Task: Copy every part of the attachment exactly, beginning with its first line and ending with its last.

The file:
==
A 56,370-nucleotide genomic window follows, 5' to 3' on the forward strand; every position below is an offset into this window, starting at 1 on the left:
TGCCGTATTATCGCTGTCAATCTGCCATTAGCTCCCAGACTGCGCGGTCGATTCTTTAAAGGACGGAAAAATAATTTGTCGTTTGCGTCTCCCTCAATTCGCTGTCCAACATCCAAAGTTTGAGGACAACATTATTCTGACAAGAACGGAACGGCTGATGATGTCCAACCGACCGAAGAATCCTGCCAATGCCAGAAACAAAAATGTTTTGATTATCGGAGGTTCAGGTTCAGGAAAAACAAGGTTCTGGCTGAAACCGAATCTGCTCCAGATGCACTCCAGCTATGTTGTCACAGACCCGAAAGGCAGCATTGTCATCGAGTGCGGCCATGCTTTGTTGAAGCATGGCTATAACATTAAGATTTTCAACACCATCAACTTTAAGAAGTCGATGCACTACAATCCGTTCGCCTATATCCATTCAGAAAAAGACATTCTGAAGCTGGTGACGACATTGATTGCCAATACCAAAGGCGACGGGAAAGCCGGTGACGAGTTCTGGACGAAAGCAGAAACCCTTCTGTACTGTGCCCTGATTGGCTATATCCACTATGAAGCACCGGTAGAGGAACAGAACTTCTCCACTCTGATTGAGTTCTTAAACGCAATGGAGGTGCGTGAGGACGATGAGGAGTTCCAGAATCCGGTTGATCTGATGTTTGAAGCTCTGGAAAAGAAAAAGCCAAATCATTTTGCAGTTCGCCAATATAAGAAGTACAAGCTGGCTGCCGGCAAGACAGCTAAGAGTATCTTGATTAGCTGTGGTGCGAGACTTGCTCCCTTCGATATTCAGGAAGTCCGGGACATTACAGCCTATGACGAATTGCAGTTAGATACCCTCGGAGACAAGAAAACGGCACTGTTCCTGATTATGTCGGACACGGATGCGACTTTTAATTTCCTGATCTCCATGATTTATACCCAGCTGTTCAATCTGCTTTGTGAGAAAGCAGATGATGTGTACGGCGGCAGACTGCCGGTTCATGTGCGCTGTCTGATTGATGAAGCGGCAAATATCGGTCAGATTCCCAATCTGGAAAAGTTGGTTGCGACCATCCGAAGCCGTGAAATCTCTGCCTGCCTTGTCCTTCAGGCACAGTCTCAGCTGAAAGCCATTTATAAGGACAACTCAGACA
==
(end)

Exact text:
A 56,370-nucleotide genomic window follows, 5' to 3' on the forward strand; every position below is an offset into this window, starting at 1 on the left:
TGCCGTATTATCGCTGTCAATCTGCCATTAGCTCCCAGACTGCGCGGTCGATTCTTTAAAGGACGGAAAAATAATTTGTCGTTTGCGTCTCCCTCAATTCGCTGTCCAACATCCAAAGTTTGAGGACAACATTATTCTGACAAGAACGGAACGGCTGATGATGTCCAACCGACCGAAGAATCCTGCCAATGCCAGAAACAAAAATGTTTTGATTATCGGAGGTTCAGGTTCAGGAAAAACAAGGTTCTGGCTGAAACCGAATCTGCTCCAGATGCACTCCAGCTATGTTGTCACAGACCCGAAAGGCAGCATTGTCATCGAGTGCGGCCATGCTTTGTTGAAGCATGGCTATAACATTAAGATTTTCAACACCATCAACTTTAAGAAGTCGATGCACTACAATCCGTTCGCCTATATCCATTCAGAAAAAGACATTCTGAAGCTGGTGACGACATTGATTGCCAATACCAAAGGCGACGGGAAAGCCGGTGACGAGTTCTGGACGAAAGCAGAAACCCTTCTGTACTGTGCCCTGATTGGCTATATCCACTATGAAGCACCGGTAGAGGAACAGAACTTCTCCACTCTGATTGAGTTCTTAAACGCAATGGAGGTGCGTGAGGACGATGAGGAGTTCCAGAATCCGGTTGATCTGATGTTTGAAGCTCTGGAAAAGAAAAAGCCAAATCATTTTGCAGTTCGCCAATATAAGAAGTACAAGCTGGCTGCCGGCAAGACAGCTAAGAGTATCTTGATTAGCTGTGGTGCGAGACTTGCTCCCTTCGATATTCAGGAAGTCCGGGACATTACAGCCTATGACGAATTGCAGTTAGATACCCTCGGAGACAAGAAAACGGCACTGTTCCTGATTATGTCGGACACGGATGCGACTTTTAATTTCCTGATCTCCATGATTTATACCCAGCTGTTCAATCTGCTTTGTGAGAAAGCAGATGATGTGTACGGCGGCAGACTGCCGGTTCATGTGCGCTGTCTGATTGATGAAGCGGCAAATATCGGTCAGATTCCCAATCTGGAAAAGTTGGTTGCGACCATCCGAAGCCGTGAAATCTCTGCCTGCCTTGTCCTTCAGGCACAGTCTCAGCTGAAAGCCATTTATAAGGACAACTCAGACA